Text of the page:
But you grow old and you grow up. With growth comes acceptance... and improvement. And though the world has invisible deadlines for these things, remember that it is your life and your pace. Though one of your bad points is being too "my pace" (a good phrase for procrastination and laziness combined with the refusal to be pulled along into everyone's expectations), it can work to your advantage if you let it work for you. It can mean that you know what you want to be. It can mean that you know what you want to be. It can mean that no matter how long it takes, you have a goal to achieve. That no matter how hard it is, you take everything in stride and do your best. Except right now, you aren't exactly doing all that you can. Right now, instead of being better you are at your worst: it's like the feeling of losing your steering wheel in the middle of the race. Right now, you're panicking and praying and crying... but not doing anythig else. You say you put effort ehrn you really don't. Or maybe you do, but it's not good enough. You don't do anything because some part of you has already given up. Has already settled for less than what you really deserve. Has already stopped believing in yourself and that better things can still happen; that no matter how cliche it sounds, good things come to those who wait.
You have to start believing in things again.
Smiles. Kind words. Laughter. A Post-it note. Deadlines. Time, and how it won't stop coming just because you're afraid of it (be strong). Space, and how sometimes even the people you love can ask for it (they're not pushing you away). Even in things you don't know and don't really understand, because sometimes blind faith makes you realize that there is still so much more to conquer out there. Like love. And friendship. And that physics class on your senior year in high school. And alchemy. And how bonds are formed. Chemistry, relationships, how everything can be a mess and how something beautiful can be formed and discovered despite and in spite of everything. How everyone and everything has a story to tell the world, the galaxies, the universe and everything else out there. That when time comes that we don't understand how things stand, there is a greater power that puts circumstances in order. Love, and how it will come in different people (you will get your own. Someday. Believe it.). And hope. There are still a lot of reasons for it out there.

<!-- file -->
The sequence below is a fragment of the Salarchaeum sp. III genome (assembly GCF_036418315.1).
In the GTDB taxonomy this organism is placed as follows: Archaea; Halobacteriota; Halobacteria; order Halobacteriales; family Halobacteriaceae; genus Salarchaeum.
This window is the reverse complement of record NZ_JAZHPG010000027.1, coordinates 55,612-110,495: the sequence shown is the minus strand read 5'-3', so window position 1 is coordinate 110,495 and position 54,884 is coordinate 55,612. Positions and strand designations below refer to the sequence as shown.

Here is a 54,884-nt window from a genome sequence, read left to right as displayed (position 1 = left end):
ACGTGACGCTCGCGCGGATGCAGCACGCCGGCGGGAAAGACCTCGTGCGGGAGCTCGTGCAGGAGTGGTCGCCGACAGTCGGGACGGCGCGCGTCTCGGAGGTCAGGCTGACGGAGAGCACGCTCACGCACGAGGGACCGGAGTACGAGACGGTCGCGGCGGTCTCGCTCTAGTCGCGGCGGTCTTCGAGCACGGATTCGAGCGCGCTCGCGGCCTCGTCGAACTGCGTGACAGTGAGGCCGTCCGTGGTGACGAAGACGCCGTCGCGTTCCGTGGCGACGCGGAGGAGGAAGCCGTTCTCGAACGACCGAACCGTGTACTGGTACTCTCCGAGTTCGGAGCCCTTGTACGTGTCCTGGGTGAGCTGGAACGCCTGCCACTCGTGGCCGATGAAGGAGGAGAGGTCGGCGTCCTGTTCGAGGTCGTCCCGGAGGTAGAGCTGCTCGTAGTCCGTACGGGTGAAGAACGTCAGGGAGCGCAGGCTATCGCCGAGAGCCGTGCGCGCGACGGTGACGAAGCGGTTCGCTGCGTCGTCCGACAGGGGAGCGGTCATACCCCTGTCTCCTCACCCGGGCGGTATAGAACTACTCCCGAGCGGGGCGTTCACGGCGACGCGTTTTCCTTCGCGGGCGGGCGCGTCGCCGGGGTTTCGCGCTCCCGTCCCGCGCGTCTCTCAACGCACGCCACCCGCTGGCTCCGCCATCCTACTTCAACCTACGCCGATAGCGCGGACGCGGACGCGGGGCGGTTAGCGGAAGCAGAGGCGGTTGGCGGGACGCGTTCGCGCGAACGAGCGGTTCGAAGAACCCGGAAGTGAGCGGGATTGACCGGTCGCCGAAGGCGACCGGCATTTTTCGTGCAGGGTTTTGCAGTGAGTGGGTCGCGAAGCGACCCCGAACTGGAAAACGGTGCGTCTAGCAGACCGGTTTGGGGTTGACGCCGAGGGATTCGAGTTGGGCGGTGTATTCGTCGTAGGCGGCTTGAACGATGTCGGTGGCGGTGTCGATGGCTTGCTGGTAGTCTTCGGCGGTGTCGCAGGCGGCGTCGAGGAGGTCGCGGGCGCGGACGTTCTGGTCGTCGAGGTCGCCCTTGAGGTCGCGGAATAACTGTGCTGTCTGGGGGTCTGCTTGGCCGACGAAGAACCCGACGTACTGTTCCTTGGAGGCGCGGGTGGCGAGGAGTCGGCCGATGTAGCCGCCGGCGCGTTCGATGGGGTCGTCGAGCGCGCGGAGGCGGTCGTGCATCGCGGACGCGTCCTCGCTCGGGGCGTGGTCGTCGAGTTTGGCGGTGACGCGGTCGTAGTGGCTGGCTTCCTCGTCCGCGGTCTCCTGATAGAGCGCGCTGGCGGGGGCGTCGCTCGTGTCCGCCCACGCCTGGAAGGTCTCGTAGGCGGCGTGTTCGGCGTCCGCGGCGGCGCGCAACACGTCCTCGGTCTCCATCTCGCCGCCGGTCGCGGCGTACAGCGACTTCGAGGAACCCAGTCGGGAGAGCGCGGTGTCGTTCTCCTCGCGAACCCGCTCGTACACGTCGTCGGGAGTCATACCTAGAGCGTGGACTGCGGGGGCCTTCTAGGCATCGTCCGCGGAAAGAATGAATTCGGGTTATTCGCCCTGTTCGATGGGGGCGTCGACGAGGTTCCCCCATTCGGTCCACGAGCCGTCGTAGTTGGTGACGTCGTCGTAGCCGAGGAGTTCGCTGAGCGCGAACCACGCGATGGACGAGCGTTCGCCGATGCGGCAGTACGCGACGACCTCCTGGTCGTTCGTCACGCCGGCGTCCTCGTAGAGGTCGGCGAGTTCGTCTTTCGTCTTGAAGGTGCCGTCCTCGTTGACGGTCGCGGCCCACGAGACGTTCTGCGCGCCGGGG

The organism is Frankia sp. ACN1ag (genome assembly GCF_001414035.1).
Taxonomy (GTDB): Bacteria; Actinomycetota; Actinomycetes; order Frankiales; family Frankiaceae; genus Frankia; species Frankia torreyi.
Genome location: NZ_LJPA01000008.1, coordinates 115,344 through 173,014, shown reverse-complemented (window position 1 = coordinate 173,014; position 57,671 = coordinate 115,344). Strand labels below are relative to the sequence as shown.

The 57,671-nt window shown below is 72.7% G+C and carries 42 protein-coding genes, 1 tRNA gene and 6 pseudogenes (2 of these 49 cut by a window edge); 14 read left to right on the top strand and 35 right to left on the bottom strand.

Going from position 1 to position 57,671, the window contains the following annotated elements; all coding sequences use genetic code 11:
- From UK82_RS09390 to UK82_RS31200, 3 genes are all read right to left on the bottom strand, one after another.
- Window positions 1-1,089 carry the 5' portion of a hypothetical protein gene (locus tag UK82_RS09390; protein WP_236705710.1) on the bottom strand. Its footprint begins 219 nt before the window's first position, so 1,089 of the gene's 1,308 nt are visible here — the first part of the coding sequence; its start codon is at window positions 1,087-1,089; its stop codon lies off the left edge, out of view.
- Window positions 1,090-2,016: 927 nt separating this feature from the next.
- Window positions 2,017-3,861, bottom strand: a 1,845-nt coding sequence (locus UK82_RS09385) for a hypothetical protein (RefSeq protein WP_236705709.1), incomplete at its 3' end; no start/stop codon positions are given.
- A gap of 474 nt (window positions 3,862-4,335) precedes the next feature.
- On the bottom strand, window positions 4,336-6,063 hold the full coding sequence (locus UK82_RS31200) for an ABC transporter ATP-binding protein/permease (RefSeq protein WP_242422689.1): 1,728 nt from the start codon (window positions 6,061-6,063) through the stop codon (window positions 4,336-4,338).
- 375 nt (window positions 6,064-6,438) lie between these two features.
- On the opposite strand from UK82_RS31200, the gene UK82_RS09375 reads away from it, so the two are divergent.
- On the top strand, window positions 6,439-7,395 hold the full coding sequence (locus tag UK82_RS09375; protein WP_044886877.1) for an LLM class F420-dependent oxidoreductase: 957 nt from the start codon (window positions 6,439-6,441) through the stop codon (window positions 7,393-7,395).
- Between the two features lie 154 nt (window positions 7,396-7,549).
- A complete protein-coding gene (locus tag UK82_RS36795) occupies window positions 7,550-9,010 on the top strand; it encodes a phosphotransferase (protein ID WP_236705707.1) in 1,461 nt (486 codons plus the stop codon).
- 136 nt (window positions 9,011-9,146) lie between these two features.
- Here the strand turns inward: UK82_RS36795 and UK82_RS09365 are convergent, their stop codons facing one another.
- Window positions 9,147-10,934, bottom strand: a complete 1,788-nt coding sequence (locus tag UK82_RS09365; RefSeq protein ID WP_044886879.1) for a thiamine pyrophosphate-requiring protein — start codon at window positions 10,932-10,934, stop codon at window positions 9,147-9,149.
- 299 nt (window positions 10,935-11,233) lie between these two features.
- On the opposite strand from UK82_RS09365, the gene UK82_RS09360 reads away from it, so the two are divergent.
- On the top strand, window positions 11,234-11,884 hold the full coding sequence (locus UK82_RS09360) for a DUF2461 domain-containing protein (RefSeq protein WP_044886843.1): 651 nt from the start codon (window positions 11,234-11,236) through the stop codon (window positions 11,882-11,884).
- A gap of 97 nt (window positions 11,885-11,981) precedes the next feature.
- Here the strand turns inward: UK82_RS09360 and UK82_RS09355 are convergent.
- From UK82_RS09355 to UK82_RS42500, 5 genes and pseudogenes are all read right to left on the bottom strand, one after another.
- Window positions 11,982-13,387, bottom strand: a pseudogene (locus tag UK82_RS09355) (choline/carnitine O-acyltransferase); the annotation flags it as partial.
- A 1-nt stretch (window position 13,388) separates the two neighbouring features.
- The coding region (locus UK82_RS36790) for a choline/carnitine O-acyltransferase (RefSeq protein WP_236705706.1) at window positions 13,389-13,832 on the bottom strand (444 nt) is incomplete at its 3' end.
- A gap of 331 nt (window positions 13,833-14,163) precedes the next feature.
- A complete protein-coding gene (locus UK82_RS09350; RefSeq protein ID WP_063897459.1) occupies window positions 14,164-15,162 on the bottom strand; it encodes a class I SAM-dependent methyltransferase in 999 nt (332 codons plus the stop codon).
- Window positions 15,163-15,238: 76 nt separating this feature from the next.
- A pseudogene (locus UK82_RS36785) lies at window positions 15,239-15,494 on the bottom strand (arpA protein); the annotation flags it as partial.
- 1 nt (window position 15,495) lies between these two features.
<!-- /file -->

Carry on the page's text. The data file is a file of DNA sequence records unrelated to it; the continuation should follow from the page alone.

But more importantly, you have to learn to start believing in yourself again. You know you have faults and failures (a lot of them) and you accept that. But you also have to accept that you also have the ability to fix that. You are not perfect, but that doesn't mean you should dwell on your bad points forever. Humans are exceptional creatures because they can pass judgement between right and wrong. You have to start being more human, more yourself, than some carbon copy of your projected expectations of the person you think you are or the person you want to be.
There are three hundred and sixty-four days until you say goodbye to a decade of your life, and say hello to a new one. Was it well spent? How would you look back?
I hope you don't remember anything with just regret. Life deserves more from you than that.
You have had your fair share of good and bad stuff. Don't take it too hard on yourself when you get the bad stuff, and always remember to keep your head and feet grounded when you get the good stuff. Remember that you have friends and family beside you.
Never forget. Never regret.
Wounds will heal. Time will soften the damage. Live your life, because it is yours alone to do so. No one will do it better than yourself. Also, don't shove yourself into cliches to make yourself feel better. You are more than the words in a dictionary or an element in the periodic table.
You are alive.
Make the most out of it kiddo. Good luck.
May the force be with you, whatever that may be.